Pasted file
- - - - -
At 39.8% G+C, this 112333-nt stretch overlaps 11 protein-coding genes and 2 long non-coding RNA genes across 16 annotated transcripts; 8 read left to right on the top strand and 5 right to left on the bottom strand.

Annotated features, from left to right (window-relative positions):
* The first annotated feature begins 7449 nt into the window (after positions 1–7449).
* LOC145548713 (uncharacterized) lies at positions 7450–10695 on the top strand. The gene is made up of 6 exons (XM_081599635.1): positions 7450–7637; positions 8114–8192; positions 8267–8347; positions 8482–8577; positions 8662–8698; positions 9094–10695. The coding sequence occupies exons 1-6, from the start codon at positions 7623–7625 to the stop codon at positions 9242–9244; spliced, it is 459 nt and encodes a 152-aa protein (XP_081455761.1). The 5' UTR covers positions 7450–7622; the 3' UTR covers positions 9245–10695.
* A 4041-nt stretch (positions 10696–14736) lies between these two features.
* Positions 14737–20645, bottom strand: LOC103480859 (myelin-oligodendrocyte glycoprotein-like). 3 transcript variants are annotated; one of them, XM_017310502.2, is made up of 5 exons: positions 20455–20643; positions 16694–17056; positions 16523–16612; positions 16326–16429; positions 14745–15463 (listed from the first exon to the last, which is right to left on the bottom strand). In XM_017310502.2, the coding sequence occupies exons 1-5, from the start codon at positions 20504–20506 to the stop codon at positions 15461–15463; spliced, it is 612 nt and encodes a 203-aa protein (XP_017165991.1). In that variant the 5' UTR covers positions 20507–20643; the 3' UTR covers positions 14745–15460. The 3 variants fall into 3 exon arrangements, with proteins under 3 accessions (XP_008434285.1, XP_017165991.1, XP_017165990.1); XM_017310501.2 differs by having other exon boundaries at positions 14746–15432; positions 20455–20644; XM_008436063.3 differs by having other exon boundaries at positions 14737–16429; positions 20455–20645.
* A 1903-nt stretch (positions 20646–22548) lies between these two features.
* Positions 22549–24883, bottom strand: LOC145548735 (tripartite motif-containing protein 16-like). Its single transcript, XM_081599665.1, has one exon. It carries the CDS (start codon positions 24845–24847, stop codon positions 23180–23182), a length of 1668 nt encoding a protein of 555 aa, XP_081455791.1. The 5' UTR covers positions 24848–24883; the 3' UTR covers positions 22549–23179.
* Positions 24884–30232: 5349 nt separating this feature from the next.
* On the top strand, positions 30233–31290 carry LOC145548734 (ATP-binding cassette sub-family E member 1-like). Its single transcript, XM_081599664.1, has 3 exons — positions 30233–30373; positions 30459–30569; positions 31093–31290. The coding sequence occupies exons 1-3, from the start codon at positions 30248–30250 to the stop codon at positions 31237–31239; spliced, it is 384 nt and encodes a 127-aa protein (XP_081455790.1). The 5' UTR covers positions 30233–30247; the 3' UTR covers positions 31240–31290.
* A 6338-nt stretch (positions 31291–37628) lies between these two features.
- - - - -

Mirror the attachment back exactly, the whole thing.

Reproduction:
At 39.8% G+C, this 112333-nt stretch overlaps 11 protein-coding genes and 2 long non-coding RNA genes across 16 annotated transcripts; 8 read left to right on the top strand and 5 right to left on the bottom strand.

Annotated features, from left to right (window-relative positions):
* The first annotated feature begins 7449 nt into the window (after positions 1–7449).
* LOC145548713 (uncharacterized) lies at positions 7450–10695 on the top strand. The gene is made up of 6 exons (XM_081599635.1): positions 7450–7637; positions 8114–8192; positions 8267–8347; positions 8482–8577; positions 8662–8698; positions 9094–10695. The coding sequence occupies exons 1-6, from the start codon at positions 7623–7625 to the stop codon at positions 9242–9244; spliced, it is 459 nt and encodes a 152-aa protein (XP_081455761.1). The 5' UTR covers positions 7450–7622; the 3' UTR covers positions 9245–10695.
* A 4041-nt stretch (positions 10696–14736) lies between these two features.
* Positions 14737–20645, bottom strand: LOC103480859 (myelin-oligodendrocyte glycoprotein-like). 3 transcript variants are annotated; one of them, XM_017310502.2, is made up of 5 exons: positions 20455–20643; positions 16694–17056; positions 16523–16612; positions 16326–16429; positions 14745–15463 (listed from the first exon to the last, which is right to left on the bottom strand). In XM_017310502.2, the coding sequence occupies exons 1-5, from the start codon at positions 20504–20506 to the stop codon at positions 15461–15463; spliced, it is 612 nt and encodes a 203-aa protein (XP_017165991.1). In that variant the 5' UTR covers positions 20507–20643; the 3' UTR covers positions 14745–15460. The 3 variants fall into 3 exon arrangements, with proteins under 3 accessions (XP_008434285.1, XP_017165991.1, XP_017165990.1); XM_017310501.2 differs by having other exon boundaries at positions 14746–15432; positions 20455–20644; XM_008436063.3 differs by having other exon boundaries at positions 14737–16429; positions 20455–20645.
* A 1903-nt stretch (positions 20646–22548) lies between these two features.
* Positions 22549–24883, bottom strand: LOC145548735 (tripartite motif-containing protein 16-like). Its single transcript, XM_081599665.1, has one exon. It carries the CDS (start codon positions 24845–24847, stop codon positions 23180–23182), a length of 1668 nt encoding a protein of 555 aa, XP_081455791.1. The 5' UTR covers positions 24848–24883; the 3' UTR covers positions 22549–23179.
* Positions 24884–30232: 5349 nt separating this feature from the next.
* On the top strand, positions 30233–31290 carry LOC145548734 (ATP-binding cassette sub-family E member 1-like). Its single transcript, XM_081599664.1, has 3 exons — positions 30233–30373; positions 30459–30569; positions 31093–31290. The coding sequence occupies exons 1-3, from the start codon at positions 30248–30250 to the stop codon at positions 31237–31239; spliced, it is 384 nt and encodes a 127-aa protein (XP_081455790.1). The 5' UTR covers positions 30233–30247; the 3' UTR covers positions 31240–31290.
* A 6338-nt stretch (positions 31291–37628) lies between these two features.